Andrews, Bill



BILL ANDREWS ILLNESS/HEALTHCARE I now sit on a soft adjustable hospital bed in an air-conditioned room with two other patient/inmates. My path to this room has been slow and painful. It started some time before the actual moment of literally being knocked off my feet by the illness. On December 7th,2017, the exact date marking the seventh year of my incarceration, I was made to face the illness that had been lurking in my system for maybe a month. Oddly, on December 6th, I had felt better than I had for some time prior, and even odder, the night of the seventh, it snowed in Huntsville, TX, where I was then assigned at the Byrd Unit. The first snow in that region for many years. The freezing cold seemed appropiate to mark the occasion since my back felt as if all the vertabrae were frozen together. I had pain shooting down both my legs which crippled me to the point of near immobility. I had been having night sweats and felt a little achy prior to that night, but had thought little of it since I had just turned fiftyone and took it as a sign of aging perhaps. From that moment on things continued to get worse. I was unable to walk to the chowhall to eat, much less sit up at the table. Even the restroom at the other end of the dorm began to seem immpossibly too far to travel, but the need outweighed the struggle. I had never felt this sort of pain in those parts of my body ever in my life. I was hoping it would pass but it did not and I put in a request to go to the infirmary. I try to avoid going to the infirmary for two reasons. The first is that we are charged $100 for a visit, which seems miniscule when in a free society but is a small fortune to an inmate that does not, or rarely receives money and does not get paid to work in prison. As of today, only Texas and Georgia do not pay the inmates for their labor performed while incarcerated, and Texas charges for medical care in most cases. The second reason I am weary of the infirmary is that for the money you may not get the treatment you need. The level of care usually degrades the further you are away from the main prison hospital in Galveston, TX. The main hospital actually gives the finest of care available to both inmate and free citizen, but as I mentioned, getting there from the prison units can sometimes take a near death experience, as in my case. So I get the pass(called a "lay-in") in Texas prison to see the P.A. (Physicians Assistant). When it is finally my turn to see him, after waiting hours behind others in line, I sit down and tell him my symptoms as he pecks away at his computer, only once looking at me for a mere second. There was no exam of any kind, no looking at those things you would think one would during a visit to a medical professional. Instead,a prescription of ibuprophen(the standard cure all it seems), and a date for a back X-ray. Then a stern goodbye. Next. I stiffly made my way out and back to the dorm which I resided, having to brace myself against the walls to prevent a fall. The next few days were spent lying on my back on sweaty sheets. All my daily routines were too painful to even think about. I managed to bathe in the sink and make it to the bathroom that was about forty feet away from my bunk. That was all I could manage and it was becoming harder. Living in a dorm allowed those around me to witness my suffering. There were some who reached out to help in small but noble ways. Like bringing me water, offering me food and even giving me a better mattress that one of my friends had acquired from medical, to maybe ease my pain. Then there were other inmates whom were not only mere observers but seemed to relish seeing me defenseless and not my normal self. Though I had no real enemies to be weary of it was still unsettling to be so vulnerable in such an open prison environment as a dormatory is designed. On a cell block, where there are two man cells, I'd have more security since the doors are only opened at certain times …… ...throughout the day. But living in a dorm allows a bit more freedom of movement while sacrificing the sense of privacy sometimes found when your cellee is gone elsewhere. When healthy I prefer the dorm life. Life was feeling grim and foreboding as I lay ill and not sensing any sort of real help available. I was called back to be X-rayed, hoping to maybe see something that was causing severe sciatic nerve pain and back pain. Then back to my cubicle where I just lay and try to figure another route to get help. I felt like the P.A. just brushed me off, but did feel a little hope when I got the X-ray done. A couple more days passed and I was losing weight and my upper left side of my chest began to swell and redden. My muscles in my shoulder began to atrophy. I made a hot water bottle out of an empty shampoo bottle that I would let sit in my electric hotpot to heat. It would help some with the chill spells I began having, which would shake my whole body and expend what little strength I had. The only other option I thought to get help was to go directly to the ranking staff and plea for help. Rather,I needed them to come to me and see me in my condition since the infirmary was not offering much more help. I needed real care that could maybe be found at a free-world hospital. I had another inmate that worked around the staff in the front office tell them to come see me and that he has been witness to my deteriorating condition. That was a mistake. Yes, they did come to visit me in my cubicle but mostly just to scrutinize me and quiz me as to "what happened"....was it a fight?..Did I fall?..Did I hurt myself while outside on the recreation yard? None of these were questions of real concern, but inquiries of means to place guilt upon me for something I had done wrong. In doing go they could write me a disciplinary case, putting the blame on me for whatever ails me, and washing... ....their hands clean of any possible wrongdoing. Any sort of injury that an inmate suffers, by whatever manner it may have happened, be it a true accident or bad luck, or a bad choice, though made without malice, the inmate will be given a disciplinary case that includes some sort of punishment like loss of priveleges to loss of an upcoming chance at parole. Many injuries go unreported because of this policy used to cover the states ass for any possible liabilty. So the "Rank", a Captain, a Lieutenant, a Major and a Sergeant all approach my cubicle to see this sick man they were told of. All women, three black, one white. All full of the pride they seem to cherish being in such authority over others. Self-importance and smugness seem to be part of their starched uniforms. They began firing questions at me in rapid succession trying to get me to admit to some sort of accident or misstep. I was sick, that was all that is to it, and that did not seem humanly possible to them, as if I were not human, only a name and a number to be reckoned with as part of their job. I told them of my inability to even walk to the chowhall and I have already been to medical and they said they have done all they can do. They seen I was pale and sickly looking and was weak. They said they would check with medical and then let me know something later. I never heard back from that little committee that only came to interogate me. I later learned from the inmate who summoned them that he heard them say there was nothing wrong with me. As if I were faking. That night was the coldest and darkest of my life in prison. I wished for death, trapped in my body and in an unmerciful prison. I was becoming delirious and my thoughts were filled with hopelessness. The next day arrived and I got another pass to go to the infirmary to find out the results of the back X-ray. I really did not care to go back there since it was too draining to move any more than needed. The only reason I did get dressed and work my way… the infirmary is that I did not want to get written up for not appearing at my appointment. I left everything there in my cubicle as if I were returning shortly. Little did I know as I left out that I was leaving through that door for the last time. No farewell to those who I call friend and leaving all my belongings which make life somewhat more comfortable, really more like tolerable, while doing the years assigned to me behind bars. Once in the infirmary, I sensed something different. The nurses who first attend you were somehow kinder and approachable that day, unlike my last visit where everything was hurried and I seemed to be a mere..inconvenience. I seemed to be the only inmate in the area at the time. The Nurse commented on my color, being very pale and having dark rings around my eyes from no real sleep, among other things. She took my vitals and my temperature was 103°. I do not recall the bloodpressure,but she took me into a sideroom and hooked up an EKG and the numbers were alarming enough to her to get the attention of the actual Doctor who happened to be there that day. I had never actually met this man, though I had seen him in the hallway on occassion. He was an Asian man of small stature, yet seemed large in a way that only confidence and wisdom can create. He examined my eyes and throat, then told the Nurse to call an ambulance. I was stripped of my prison garb and put in a hospital gown as I waited for the ambulance to arrive from the local hospital. They arrived and I was then shackled at the feet and cuffed at the hands along with the little black plastic box which is placed between the cuffs to stiffen the chain and attach the chain that connects the cuffs to the shackles. Much overkill for a man who can hardly walk, but it is policy and I can see the logic, somewhat. Two armed female guards escorted me to the hospital, both of which I considered kind and to be in the wrong profession. Once at the… I was questioned and had some blood drawn. I then awaited to be admitted upstairs to a room, where I thought I'd be uncuffed, maybe just chained to the bed. When taken upstairs they kept me cuffed and shackled and chained all with the black box on the cuffs to restrict most movement of my wrist. This is how I was to remain for my stay. The cuffs were already biting into my wrists enough to cause bruising, which was not hard to do in my condition. The bloodwork revealed that my platelet level was ten, which meant I would most likely bleed out if I were to suffer a cut. There was another inmate in the hospital room with me. He too was tightly cuffed and shackled as was I. He was a frail eightyone year old. That was real overkill that I did not see the logic in. For extra security, there were sensors along the outer seam of the mattress which would set off an alarm if I sat on the edge of the bed. So I could only remain in the center which I had no problem doing since sitting up was becoming harder to do. There was a loud boisterous prison guard stationed outside our door. He seemed to remain at full volume all night trying to impress and woo all the freeworld nurse staff. He seemed to be a patron at a sports bar, unconcerned with anything but shining the light on his charm and humor to the ladies. The hospital is under contract with the state to provide certain healthcare services to the local prisons, which are about six of them I am aware of, in just that area. There are about 108 prisons strewn across Texas. My wrists became tender and the skin bruised enough for them to remove the cuffs and use plastic zip ties. All this being nearly hog-tied while ill in a hospital bed is because the hospital is not considered secure enough to unhandcuff their prison patients, in fear of an attempted escape. These contracts made with this local hospital brings in large sums of money from the state. Maybe millions, and I would think that… ...they would take some of it and invest in securing their facility so there would be no need to keep their patients restrained like Houdini. After two days of drawing blood and trying different antibiotics out on me they decided I was more than they could handle so they decided to ambulance me 120 miles away to the prison hospital in Galveston. Once again the guard insist that they put the steel handcuffs back on my already bruised and nearly bleeding wrist, which I argue against, but without success. The ambulance ride is long and bumpy causing every nerve that is agitated to sting. When I was uncuffed for a minute to put the steel cuffs on at the hospital ,I realised that I could not lift my left arm at all. It was as if it fell asleep and I hoped it was the case. When I did get to Galveston Hospital, and I was fully untethered, the realization that my left arm was still dead found me. But that was just part of the stuff that ailed me. I was immediately put in ICU. The nurses tended to me with much skill and care, more than I had ever experienced in any hospital. The nurses who I knew as Jasmine and Holly worked with professional vigor as I was bathed with chemical wipes and given a fresh comfortable bed, all without restraints binding and hindering my every move a secure floor of the prison hospital, as are all the floors of the hospital there. The staff were ready to answer any question about my condition. I was septic, and had been for some time. The Doctor said I was nearing organ failure, and had I been a weaker man it would have killed me. I also had a broken clavicle which the infection nested in and got out of control. I also was full of bloodclots. The Doctors at Galveston saved my life, after a radical surgery to remove bone and months of powerful antibiotics, I began to recover. I was also given treatment with a hyperbaric chamber, which helped speed my recovery. The infection had abcessed up and down my spine, causing partial paralysis. I went from stretcher…. to a wheelchair, to walking upright after about five months in both hospital and time at a medical facility which was air conditioned, as opposed to the normal uncooled prisons here. The scar left on my neck looks violent where they removed the infected bone (…sternoclavicular joint) and now the end of my left collar bone floats back and forth just below the skin, but I survived and can walk without any device. The only bitterness I have is against those who ignored my plea for help when I was truly ill. I do also understand the position of some of the staff who deal with many who fake illness for the chance to sit in the air-conditioned infirmary, and to have some attention paid to them, maybe scoring some sort of product they could sell if they are an indigent inmate. Eyedrops, laxitives, lotions and sleeping aids like benedril seem to be the award for wasting the nurses time when they are not really ill, just needy in different ways. As for the $100 co-pay I was concerned about, I was never charged since I was ambulanced from the unit. That makes me think that the decision to charge some and not others may actually be a way to weed out those who are not in real need of help. I do not know, but the treatment I have received since has been in the hundreds of thousands of dollars, guessing from my awareness of medical expense imposed upon others. I have another surgery scheduled to possibly help the nerve damage in my left arm, which is still weak and I can not lift above my head, which is an improvement from the onset of my illness. Overall, I am thankful, and have seen the side of health care in here that I had no idea existed. I was given some of the newest of tests on some of the best technology in the profession. Yes, UTMB healthcare is a medical school that offers treatment to state prisoners, and we are blessed to given such. Some say they are just expermenting on us like lab rats. But I disagree. All medicine and treatments begin this way and the accumulated knowledge leads to great leaps in medicine. That's my .2¢…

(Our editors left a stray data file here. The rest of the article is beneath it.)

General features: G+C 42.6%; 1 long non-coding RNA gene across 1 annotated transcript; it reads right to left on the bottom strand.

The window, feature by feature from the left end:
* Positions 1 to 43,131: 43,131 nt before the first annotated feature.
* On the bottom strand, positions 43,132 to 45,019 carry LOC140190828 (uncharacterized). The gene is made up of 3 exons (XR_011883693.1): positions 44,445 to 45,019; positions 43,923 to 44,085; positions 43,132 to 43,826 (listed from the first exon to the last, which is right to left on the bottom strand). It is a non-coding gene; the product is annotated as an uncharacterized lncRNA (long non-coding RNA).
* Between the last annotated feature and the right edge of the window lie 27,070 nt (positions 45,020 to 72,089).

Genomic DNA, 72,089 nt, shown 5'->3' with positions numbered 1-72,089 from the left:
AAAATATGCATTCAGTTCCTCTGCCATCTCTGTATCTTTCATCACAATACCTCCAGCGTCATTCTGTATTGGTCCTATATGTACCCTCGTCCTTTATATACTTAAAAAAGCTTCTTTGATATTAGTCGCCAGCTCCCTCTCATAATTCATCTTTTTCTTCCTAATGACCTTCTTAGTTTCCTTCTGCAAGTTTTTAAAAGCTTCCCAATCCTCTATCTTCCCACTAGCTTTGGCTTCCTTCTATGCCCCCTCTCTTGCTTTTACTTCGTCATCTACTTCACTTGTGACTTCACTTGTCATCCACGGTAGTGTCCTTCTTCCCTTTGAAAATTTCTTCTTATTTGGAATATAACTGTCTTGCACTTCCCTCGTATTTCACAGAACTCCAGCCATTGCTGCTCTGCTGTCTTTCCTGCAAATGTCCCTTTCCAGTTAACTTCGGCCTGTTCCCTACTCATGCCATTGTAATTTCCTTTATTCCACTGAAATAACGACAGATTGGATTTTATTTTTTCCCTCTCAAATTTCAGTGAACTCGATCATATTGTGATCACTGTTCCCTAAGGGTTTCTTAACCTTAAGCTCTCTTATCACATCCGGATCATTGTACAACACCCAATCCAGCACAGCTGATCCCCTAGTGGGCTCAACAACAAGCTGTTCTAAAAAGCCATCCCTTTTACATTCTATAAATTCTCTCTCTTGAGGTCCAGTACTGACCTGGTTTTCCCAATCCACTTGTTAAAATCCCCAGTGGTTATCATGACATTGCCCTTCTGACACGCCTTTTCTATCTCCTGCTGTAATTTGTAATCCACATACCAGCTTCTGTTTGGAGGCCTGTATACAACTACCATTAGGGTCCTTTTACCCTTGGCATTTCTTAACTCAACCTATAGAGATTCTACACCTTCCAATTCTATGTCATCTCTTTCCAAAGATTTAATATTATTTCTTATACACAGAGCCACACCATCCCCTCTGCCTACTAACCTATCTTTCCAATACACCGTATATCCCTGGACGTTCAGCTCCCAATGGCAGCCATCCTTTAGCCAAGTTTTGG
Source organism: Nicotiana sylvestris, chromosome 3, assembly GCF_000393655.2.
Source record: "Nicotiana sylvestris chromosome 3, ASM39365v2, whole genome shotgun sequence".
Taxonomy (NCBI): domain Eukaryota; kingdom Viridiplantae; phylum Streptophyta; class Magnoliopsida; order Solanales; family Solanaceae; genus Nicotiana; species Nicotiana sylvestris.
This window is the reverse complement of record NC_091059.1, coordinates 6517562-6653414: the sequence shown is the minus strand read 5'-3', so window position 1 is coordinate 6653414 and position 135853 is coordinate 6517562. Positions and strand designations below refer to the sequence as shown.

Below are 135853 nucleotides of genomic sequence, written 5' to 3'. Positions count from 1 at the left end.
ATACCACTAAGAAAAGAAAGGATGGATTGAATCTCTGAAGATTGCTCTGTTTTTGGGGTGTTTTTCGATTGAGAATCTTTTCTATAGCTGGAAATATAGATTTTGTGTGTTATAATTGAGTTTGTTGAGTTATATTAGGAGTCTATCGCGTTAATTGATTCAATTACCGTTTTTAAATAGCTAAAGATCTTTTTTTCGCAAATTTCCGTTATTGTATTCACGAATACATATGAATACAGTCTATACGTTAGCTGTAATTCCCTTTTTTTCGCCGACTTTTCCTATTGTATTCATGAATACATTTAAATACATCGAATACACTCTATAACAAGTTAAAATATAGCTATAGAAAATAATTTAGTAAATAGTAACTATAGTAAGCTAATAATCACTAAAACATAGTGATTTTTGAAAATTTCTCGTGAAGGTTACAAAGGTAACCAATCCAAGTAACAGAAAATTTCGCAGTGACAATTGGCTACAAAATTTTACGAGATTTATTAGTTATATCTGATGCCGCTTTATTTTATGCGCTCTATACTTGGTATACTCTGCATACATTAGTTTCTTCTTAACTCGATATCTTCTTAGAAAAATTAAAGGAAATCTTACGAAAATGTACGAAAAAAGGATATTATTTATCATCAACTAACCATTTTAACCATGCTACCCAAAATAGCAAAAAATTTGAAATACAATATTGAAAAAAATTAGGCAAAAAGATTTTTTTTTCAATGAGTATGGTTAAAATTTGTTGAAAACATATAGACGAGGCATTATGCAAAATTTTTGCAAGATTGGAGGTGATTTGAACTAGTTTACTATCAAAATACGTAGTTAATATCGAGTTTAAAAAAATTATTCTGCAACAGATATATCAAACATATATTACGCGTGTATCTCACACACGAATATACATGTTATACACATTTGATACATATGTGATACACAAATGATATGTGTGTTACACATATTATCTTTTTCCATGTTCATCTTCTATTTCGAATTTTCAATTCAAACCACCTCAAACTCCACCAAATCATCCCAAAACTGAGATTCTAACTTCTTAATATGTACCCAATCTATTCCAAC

Author: Andrews, Bill

Author Location: Texas

Date: September 4, 2018

Genre: Essay

Extent: 7 pages